Tuesday, May 21

Derbyshire's Wrong on Iraq . . . For Now

John Derbyshire has a hunch (which, by his own admission, is difficult to support with hard facts) that the United States is not on course for a war with Iraq.* In his opinion, war just is not in the air. I can't bring myself to agree, but neither do I have any information on which to base a clear rebuttal. This much, however, I do know:

1. Regime change in Iraq has been the unstated (or softly spoken) goal of international sanctions and general external pressure since at least the Gulf War and it would only be a change of tactics rather than a change of goals to add military pressure into the mix.

2. Saddam Hussein has called the international community's bluff many times by playing games with inspection teams and refusing to cooperate in their attempts to verify his claims that he does not possess a nascent nuclear program, banned armaments or chemical or biological weapons. At this point, because of his refusal to cooperate with inspectors, we can never be certain whether he possesses such weapons or not (and the strong presumption of every major player, including the UN inspectors, is that he does, not least because he had them as recently as ten years ago and he has not produced evidence of their destruction).

3. We could send teams of inspectors around the country for years but as long as there is a suspicion that he is manipulating the process, no firm conclusion that he does not possess such weapons can ever be reached. This alone is a justification for invasion: we could then carry out the inspection process in the way that UN resolutions contemplated it being carried out. This may not be a sufficient reason on its own for war, but combined with the good that could be brought to the country by removing its vicious leader and the deterrent effect on neighbouring rogue states (this means you Syria and Iran), it is an important part of a sound argument in support of war.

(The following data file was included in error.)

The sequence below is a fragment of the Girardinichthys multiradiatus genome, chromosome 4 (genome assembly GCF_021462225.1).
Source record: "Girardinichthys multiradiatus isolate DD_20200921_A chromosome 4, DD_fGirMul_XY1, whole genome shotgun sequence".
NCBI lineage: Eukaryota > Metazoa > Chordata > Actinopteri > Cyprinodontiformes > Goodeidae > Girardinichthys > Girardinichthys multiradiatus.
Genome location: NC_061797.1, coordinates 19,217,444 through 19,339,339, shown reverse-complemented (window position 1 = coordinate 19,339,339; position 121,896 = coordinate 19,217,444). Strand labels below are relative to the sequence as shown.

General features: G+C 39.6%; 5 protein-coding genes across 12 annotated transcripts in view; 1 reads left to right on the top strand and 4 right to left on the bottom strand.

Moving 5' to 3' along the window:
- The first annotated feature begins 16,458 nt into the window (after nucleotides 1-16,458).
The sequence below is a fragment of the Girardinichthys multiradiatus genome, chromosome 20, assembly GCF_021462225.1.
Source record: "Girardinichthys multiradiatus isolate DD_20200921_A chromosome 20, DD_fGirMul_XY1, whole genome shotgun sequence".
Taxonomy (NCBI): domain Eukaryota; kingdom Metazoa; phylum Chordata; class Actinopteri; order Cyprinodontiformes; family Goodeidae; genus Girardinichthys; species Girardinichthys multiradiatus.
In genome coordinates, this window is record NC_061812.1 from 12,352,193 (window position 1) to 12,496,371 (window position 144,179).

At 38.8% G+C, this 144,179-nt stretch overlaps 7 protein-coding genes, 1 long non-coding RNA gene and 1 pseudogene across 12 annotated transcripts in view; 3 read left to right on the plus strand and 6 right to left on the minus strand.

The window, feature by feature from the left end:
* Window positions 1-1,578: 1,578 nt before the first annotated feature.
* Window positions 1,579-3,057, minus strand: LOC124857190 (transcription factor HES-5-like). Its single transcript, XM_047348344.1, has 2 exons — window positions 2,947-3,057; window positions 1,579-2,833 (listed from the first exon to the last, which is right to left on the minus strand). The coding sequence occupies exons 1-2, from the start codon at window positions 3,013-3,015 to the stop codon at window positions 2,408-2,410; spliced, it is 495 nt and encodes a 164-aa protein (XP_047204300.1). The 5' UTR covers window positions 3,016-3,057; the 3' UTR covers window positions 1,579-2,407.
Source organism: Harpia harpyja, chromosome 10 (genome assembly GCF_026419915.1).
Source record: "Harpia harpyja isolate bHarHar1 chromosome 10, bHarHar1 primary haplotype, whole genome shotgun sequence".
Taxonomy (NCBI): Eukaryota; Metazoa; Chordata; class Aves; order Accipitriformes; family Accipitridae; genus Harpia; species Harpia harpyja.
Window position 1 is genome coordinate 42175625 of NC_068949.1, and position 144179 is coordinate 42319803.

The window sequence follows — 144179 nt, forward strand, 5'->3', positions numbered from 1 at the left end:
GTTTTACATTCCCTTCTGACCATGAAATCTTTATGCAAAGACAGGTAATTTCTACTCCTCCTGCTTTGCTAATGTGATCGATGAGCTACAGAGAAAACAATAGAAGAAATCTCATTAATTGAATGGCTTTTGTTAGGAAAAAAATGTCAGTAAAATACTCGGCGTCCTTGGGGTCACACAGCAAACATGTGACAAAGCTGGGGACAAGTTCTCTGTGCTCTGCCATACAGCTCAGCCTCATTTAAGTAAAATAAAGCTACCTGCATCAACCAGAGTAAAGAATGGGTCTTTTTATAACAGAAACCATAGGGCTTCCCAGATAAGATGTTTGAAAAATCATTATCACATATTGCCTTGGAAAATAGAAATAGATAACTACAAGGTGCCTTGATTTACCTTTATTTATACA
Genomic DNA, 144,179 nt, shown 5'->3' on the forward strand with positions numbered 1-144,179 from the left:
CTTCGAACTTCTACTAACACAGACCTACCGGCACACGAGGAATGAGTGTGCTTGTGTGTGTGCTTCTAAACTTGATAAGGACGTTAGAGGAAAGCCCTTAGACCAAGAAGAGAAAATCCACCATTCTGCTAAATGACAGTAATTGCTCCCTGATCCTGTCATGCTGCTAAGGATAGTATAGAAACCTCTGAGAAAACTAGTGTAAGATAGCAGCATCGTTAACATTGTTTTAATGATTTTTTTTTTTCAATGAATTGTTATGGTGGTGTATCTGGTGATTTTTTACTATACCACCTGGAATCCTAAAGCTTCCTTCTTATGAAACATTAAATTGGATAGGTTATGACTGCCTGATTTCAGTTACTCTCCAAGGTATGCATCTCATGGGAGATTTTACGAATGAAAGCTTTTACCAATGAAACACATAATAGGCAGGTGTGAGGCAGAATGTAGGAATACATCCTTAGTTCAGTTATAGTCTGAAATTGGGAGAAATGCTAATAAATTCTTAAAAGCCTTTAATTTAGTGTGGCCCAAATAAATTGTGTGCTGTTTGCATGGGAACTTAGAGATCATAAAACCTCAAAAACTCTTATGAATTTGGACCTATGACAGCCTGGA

Does a sound argument make war either (a) on balance a good idea or (b) likely? I'm not sure about the former: I don't think the reasons for invading are significantly stronger today than they have been for the last ten years (in fact, I think we have about the same amount to gain but more to lose today than five years ago), but neither am I so opposed to the idea that I wouldn't support an invasion. As for the latter, I think it is quite likely and definitely more likely than Derbyshire thinks it is. We will see.

One caveat: if the United States suffers another attack comparable in physical or psychological devastation to the World Trade Center and Pentagon attacks--something that Rumsfeld and Cheney have both declared is certain to happen--then the mood in the country will shift quickly in favor of all out war against any country perceived to have harbored, armed or financed terrorists. This is not just a hunch.

*I do not know much about the terminology and protocol of warfare and, consequently, am going out on an unsteady limb here, but I don't think that the resumption of war against Iraq would techinically be a new war. As I understand it, the first part of the Gulf War ended in a ceasefire rather than a formal cessation of hostilities and a new invasion would, technically, be a continuation of the earlier conflict rather than a new war. If this (admittedly incomplete) understanding is correct, then referring to a new conflict as Gulf War II or the second Gulf War would be incorrect.